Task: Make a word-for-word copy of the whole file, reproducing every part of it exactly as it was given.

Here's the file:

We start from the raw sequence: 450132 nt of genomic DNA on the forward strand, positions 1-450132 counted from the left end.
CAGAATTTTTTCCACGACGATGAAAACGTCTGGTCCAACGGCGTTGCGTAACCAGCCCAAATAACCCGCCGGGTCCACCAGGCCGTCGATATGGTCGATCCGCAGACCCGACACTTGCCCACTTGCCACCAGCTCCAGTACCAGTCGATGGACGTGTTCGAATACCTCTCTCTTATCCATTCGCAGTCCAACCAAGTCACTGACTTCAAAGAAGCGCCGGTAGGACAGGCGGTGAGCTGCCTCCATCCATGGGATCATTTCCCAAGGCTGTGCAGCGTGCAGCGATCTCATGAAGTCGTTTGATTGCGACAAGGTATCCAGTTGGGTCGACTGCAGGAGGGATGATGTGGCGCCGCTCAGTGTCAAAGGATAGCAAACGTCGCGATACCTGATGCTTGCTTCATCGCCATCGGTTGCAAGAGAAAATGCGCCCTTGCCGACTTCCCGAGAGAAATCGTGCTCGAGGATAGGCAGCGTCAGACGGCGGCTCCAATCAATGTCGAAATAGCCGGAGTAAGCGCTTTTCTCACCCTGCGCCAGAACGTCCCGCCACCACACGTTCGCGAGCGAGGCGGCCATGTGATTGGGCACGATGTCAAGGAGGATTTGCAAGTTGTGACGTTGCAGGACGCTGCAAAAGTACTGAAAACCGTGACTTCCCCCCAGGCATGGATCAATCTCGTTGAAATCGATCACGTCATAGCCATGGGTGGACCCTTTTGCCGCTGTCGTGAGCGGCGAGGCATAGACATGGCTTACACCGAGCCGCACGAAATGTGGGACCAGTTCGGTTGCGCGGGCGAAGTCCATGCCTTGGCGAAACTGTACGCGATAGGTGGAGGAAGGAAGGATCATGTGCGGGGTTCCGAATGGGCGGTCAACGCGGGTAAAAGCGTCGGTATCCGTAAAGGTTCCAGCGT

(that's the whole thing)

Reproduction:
We start from the raw sequence: 450132 nt of genomic DNA on the forward strand, positions 1-450132 counted from the left end.
CAGAATTTTTTCCACGACGATGAAAACGTCTGGTCCAACGGCGTTGCGTAACCAGCCCAAATAACCCGCCGGGTCCACCAGGCCGTCGATATGGTCGATCCGCAGACCCGACACTTGCCCACTTGCCACCAGCTCCAGTACCAGTCGATGGACGTGTTCGAATACCTCTCTCTTATCCATTCGCAGTCCAACCAAGTCACTGACTTCAAAGAAGCGCCGGTAGGACAGGCGGTGAGCTGCCTCCATCCATGGGATCATTTCCCAAGGCTGTGCAGCGTGCAGCGATCTCATGAAGTCGTTTGATTGCGACAAGGTATCCAGTTGGGTCGACTGCAGGAGGGATGATGTGGCGCCGCTCAGTGTCAAAGGATAGCAAACGTCGCGATACCTGATGCTTGCTTCATCGCCATCGGTTGCAAGAGAAAATGCGCCCTTGCCGACTTCCCGAGAGAAATCGTGCTCGAGGATAGGCAGCGTCAGACGGCGGCTCCAATCAATGTCGAAATAGCCGGAGTAAGCGCTTTTCTCACCCTGCGCCAGAACGTCCCGCCACCACACGTTCGCGAGCGAGGCGGCCATGTGATTGGGCACGATGTCAAGGAGGATTTGCAAGTTGTGACGTTGCAGGACGCTGCAAAAGTACTGAAAACCGTGACTTCCCCCCAGGCATGGATCAATCTCGTTGAAATCGATCACGTCATAGCCATGGGTGGACCCTTTTGCCGCTGTCGTGAGCGGCGAGGCATAGACATGGCTTACACCGAGCCGCACGAAATGTGGGACCAGTTCGGTTGCGCGGGCGAAGTCCATGCCTTGGCGAAACTGTACGCGATAGGTGGAGGAAGGAAGGATCATGTGCGGGGTTCCGAATGGGCGGTCAACGCGGGTAAAAGCGTCGGTATCCGTAAAGGTTCCAGCGT